Remembrance and Hope at Kew Gardens with Gaze Burvill
The Battle of Verdun was one of the costliest battles in human history, with 714,000 casualties over the span of 303 days. In January 1919, two tiny acorns, picked up from the battlefields of Verdun in 1917, were planted in the Royal Botanical Gardens at Kew, and grew into a ‘living memorial’ to those who lost their lives not only in the Battle of Verdun but also the Great War.
One of these ‘Verdun Oaks’ was planted in a prominent position beside the Chinese Lions and lake, near to the war memorial plaques situated in the Temple of Arethusa and Victoria Gate. For 94 years it grew to great stature – and great girth, thanks to its sunny position in the garden, with no other trees to compete with for light – and became a magnificent oak tree. But just six years short of its 100th birthday, it was severely damaged by ‘St Jude’s Storm’ on 23rd October, 2013, and in 2014, one hundred years after the start of World War I, it had to be felled.
In 2014, Tony Kirkham, Head of the Arboretum at Kew contacted Simon Burvill of Gaze Burvill. Tony had a plan to commemorate not only this magnificent tree, but to make a mark of remembrance for all the staff from Kew who lost their lives in both devastating World Wars. Tony wanted to make a special seat to mark the centenary of the end of the Great War on 11th November 2018, and Simon was honoured to take up the challenge.
Gaze Burvill have 24 years experience in designing and making oak outdoor seating, with craftsman-made seats gracing the finest private and public gardens in the land, including, they are very proud to say, The Royal Botanic Gardens Kew. Oak may be the craftsman’s favourite wood, and a good choice for an outdoor seat, being naturally impermeable and durable, but the tree, especially one damaged by a storm, must be treated with special care.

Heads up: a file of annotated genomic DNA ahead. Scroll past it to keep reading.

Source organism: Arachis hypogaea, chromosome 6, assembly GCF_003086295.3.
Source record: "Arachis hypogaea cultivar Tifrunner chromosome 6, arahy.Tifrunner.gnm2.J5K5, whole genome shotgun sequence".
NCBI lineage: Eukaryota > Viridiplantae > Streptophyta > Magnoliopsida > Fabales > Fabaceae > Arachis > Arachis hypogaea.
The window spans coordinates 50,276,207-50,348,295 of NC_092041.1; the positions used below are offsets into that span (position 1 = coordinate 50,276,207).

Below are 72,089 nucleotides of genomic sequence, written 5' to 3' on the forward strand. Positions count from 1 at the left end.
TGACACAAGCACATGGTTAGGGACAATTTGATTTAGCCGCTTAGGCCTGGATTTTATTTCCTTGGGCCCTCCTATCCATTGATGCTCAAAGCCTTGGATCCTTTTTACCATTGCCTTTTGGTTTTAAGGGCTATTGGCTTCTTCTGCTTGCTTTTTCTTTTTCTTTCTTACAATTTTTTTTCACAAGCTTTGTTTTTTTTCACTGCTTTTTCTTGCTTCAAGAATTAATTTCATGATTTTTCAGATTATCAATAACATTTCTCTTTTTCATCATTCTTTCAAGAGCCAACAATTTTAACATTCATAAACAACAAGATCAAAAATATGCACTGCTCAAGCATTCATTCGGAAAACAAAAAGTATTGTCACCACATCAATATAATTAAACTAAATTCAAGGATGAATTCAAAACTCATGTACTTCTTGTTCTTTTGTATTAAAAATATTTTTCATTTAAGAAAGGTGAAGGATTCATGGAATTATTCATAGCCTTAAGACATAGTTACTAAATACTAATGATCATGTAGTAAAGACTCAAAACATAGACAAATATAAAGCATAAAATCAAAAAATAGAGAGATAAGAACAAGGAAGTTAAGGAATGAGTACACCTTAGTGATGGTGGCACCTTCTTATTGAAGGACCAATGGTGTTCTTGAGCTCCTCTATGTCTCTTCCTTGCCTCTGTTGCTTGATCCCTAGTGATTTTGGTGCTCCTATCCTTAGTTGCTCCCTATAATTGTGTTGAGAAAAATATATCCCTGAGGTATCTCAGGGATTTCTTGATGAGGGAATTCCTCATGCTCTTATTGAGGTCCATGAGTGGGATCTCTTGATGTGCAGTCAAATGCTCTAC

On 8th November 2018, Simon Burvill unveiled the Remembrance and Hope seat at a special ceremony at Kew Gardens; four years in the making, the sculptural design not only evokes elements drawn from the Great War but also the uplifting and healing virtues of nature.
The new bench is situated near the Palm House Pond on the corner of the panel lawn, just opposite the Temple of Arethusa, where Kew’s war memorial plaque can be found. As its name suggests, the towering commemorative seat comes in two parts – Remembrance and Hope. The Remembrance part has an enveloping, contemplative form, and looks towards the Temple of Arethusa. Its Corten frame has a looped design motif, partially in scorched oak, reminiscent of the First World War battle zones’ barbed wire. The other side of the seat faces the Palm House, and, with its open, convex form, is outward looking and hopeful. It features cut organic branch forms from the fallen Verdun oak, to represent the irrepressible regenerative power of nature.
The Verdun oak has been re-propagated by Tony Kirkham and his team of garden scientists, and the sapling replanted in the spot where the original oak stood.
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